On June 21, 2017 the Federation Internationale De L’Automobile, FIA, announced they recognized Drifting as a motorsport and that they would hold their first-ever drift event, the Intercontinental Drifting Cup, in Tokyo, Japan on September 30.
The announcement sparked a discussion among fans. Some praised the idea and expressed they were looking forward to seeing parity between cars, others compared the idea with the current state of Formula One and the rigid structure of the rulebook killing car styling.
Unarguably though, the best news was that it came with the blessing of FIA President, Jean Todt, who said, “With the creation of the FIA Intercontinental Drifting Cup, we are building the framework for a standard format which will help the sport continue to grow from grassroots level to more professional competitions globally. We are setting the standard for what I’m sure will be a hugely successful form of motor sport.”
Our thoughts on the recent event:
Drivers: The entry list included American drivers Michael Essa and Matt Field, as well as some other familiar drivers like Aurimas ‘Odi’ Bakchis, Daigo Sato, Charles NG, Masashi Yokoi, and champions from other series including D1GP like Daychapon Toyingcharoen, Auttapon Prakopkong, Hideyuki Fujino, and the events overall winner Masato Kawabata.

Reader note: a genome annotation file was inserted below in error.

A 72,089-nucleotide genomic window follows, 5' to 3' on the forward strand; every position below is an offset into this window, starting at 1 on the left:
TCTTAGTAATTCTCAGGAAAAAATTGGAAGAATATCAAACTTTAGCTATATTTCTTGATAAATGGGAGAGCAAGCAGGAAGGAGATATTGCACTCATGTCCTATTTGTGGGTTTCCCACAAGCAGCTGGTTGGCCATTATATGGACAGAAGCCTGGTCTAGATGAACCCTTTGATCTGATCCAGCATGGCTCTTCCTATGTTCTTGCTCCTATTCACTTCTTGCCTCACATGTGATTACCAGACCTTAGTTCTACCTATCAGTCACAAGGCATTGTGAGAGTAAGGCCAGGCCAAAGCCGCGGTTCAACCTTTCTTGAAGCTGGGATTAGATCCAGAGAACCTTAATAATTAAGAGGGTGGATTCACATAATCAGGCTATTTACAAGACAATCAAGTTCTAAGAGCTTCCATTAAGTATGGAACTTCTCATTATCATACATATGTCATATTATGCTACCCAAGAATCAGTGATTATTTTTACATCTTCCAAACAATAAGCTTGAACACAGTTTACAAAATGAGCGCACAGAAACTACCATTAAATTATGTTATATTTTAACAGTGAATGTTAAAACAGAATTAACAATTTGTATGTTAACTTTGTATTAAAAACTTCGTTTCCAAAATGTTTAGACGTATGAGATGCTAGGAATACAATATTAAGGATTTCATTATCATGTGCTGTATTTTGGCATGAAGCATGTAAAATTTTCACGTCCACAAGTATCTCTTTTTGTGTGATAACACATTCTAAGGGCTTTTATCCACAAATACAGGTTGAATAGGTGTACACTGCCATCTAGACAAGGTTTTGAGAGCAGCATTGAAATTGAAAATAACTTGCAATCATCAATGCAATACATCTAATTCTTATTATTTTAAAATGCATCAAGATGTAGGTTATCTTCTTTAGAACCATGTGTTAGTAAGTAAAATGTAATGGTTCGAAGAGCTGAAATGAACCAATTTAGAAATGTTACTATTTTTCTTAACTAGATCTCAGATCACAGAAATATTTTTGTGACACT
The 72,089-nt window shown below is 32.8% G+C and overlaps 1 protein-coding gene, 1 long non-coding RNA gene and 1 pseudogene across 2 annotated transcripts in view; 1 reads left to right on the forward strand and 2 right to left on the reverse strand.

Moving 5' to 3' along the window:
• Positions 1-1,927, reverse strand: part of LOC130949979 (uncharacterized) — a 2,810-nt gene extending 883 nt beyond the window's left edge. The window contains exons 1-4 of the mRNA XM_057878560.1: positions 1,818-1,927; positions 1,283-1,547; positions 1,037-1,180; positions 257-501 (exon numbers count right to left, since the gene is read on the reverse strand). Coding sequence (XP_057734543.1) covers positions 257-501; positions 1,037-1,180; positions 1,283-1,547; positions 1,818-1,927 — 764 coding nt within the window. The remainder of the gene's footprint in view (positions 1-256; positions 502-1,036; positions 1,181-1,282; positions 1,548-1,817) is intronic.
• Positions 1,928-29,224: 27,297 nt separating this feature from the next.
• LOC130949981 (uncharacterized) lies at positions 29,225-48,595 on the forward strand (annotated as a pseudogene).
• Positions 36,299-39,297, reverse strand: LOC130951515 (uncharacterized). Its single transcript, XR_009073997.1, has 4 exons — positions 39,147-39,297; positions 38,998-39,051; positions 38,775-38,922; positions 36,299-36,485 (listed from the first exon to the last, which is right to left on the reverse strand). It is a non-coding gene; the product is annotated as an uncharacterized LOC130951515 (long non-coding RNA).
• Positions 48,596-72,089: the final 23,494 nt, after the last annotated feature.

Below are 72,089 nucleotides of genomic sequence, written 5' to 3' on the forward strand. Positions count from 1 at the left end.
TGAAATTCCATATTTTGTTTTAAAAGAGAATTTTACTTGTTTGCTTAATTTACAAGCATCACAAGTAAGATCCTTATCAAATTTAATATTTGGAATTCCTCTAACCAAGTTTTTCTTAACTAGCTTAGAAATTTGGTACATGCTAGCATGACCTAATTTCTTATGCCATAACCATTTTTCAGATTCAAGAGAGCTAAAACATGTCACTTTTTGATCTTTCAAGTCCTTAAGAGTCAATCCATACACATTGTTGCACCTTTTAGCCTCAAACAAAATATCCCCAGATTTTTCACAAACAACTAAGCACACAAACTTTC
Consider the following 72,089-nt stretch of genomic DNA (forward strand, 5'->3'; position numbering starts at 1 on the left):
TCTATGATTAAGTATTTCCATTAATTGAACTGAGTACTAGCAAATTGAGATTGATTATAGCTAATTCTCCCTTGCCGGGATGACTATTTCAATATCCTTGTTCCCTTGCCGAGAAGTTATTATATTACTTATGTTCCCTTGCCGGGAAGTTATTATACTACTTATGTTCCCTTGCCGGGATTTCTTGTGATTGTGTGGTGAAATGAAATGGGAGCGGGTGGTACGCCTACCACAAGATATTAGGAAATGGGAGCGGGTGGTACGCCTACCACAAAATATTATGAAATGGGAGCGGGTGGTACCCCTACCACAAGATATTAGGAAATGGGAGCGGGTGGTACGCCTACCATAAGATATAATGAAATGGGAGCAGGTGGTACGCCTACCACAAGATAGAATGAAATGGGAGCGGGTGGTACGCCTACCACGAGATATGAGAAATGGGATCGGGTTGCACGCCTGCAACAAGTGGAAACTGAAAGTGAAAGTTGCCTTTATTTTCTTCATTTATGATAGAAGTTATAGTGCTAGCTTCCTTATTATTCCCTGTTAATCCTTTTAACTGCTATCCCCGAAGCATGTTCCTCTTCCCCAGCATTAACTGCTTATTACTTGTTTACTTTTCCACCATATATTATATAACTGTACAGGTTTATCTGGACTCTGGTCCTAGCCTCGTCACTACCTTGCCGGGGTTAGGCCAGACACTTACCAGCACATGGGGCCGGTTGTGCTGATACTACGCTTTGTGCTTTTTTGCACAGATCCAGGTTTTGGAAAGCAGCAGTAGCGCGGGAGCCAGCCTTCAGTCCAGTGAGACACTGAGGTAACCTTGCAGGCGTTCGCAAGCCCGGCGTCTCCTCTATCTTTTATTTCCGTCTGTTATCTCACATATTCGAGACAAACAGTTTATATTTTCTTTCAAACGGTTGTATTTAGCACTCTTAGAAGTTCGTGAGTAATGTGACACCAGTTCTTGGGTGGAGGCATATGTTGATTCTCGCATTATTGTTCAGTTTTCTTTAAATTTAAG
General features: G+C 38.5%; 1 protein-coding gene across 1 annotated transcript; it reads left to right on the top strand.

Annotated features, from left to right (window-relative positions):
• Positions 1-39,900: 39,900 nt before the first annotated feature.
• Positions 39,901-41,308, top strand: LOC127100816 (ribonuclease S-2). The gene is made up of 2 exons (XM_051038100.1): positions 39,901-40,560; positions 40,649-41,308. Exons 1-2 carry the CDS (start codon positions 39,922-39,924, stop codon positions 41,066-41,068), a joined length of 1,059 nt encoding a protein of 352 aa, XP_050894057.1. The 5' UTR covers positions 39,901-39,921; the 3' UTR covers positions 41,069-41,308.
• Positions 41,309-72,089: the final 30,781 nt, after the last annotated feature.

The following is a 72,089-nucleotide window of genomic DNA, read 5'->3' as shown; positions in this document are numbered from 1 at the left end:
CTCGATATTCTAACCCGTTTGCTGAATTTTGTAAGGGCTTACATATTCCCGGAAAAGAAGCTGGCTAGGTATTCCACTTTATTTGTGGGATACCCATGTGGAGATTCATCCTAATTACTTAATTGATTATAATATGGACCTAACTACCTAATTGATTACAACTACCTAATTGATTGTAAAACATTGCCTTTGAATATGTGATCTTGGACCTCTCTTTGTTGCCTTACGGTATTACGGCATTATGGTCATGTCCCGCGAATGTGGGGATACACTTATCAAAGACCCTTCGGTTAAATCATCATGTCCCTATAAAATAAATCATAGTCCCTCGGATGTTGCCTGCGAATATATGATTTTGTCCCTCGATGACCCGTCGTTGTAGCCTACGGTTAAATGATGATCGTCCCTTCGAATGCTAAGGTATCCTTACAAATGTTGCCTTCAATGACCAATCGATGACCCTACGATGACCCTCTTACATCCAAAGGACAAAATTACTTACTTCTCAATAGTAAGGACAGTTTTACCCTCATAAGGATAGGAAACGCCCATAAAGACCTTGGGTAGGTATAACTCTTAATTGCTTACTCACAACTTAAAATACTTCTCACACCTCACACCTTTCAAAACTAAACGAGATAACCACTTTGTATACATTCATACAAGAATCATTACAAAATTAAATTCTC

Some of the best drivers in the world competed in the inaugural event, skills appeared well matched, everyone did well, and it was satisfying to see.
According to the FIA to be eligible for the competition drivers “must be one of the highest ranked participants of a drifting series held in any country or territory in the world and have the backing of one or more of the series promoters.” In my opinion, they could have brought in more well-rounded drivers but it seemed as if they were picking and choosing who they wanted.
Track: The track was fast and tight. In my opinion, the setup was not ideal and seemed as though there wasn’t a real line to it.
Judging: They are using DOSS, it’s a computerized form of judging. It’s nice but no one really knows what the criteria is based on. There were no clipping points, style, or line, and they only used a human judge for deductions when it came to things like a tire off course or spinouts. Plus the cars were all loaded with GPS that tracked their speed for certain areas that required the driver to accelerate or decelerate.
Overall: It was easy to sense the FIA event was heavily based off Japanese traditional judging and driving – likely due to the FIA leaving Sunpros and Isao Saita responsible for the event execution. Sunpros, of course, has run the D1 Grand Prix since its inception in 2000. Isao Saita, named by the FIA as a founder of D1GP, became President of the series in 2008 but left in 2009 stating “consistent irresponsible management” as the reason.
The event was extremely long and split up into two groups which made it difficult to determine if one group was better than the other but it kept things interesting.
Future events can only tell if this is going to take off or be laid to rest and let FD or D1GP take over.
Images courtesy of @Stafford_jp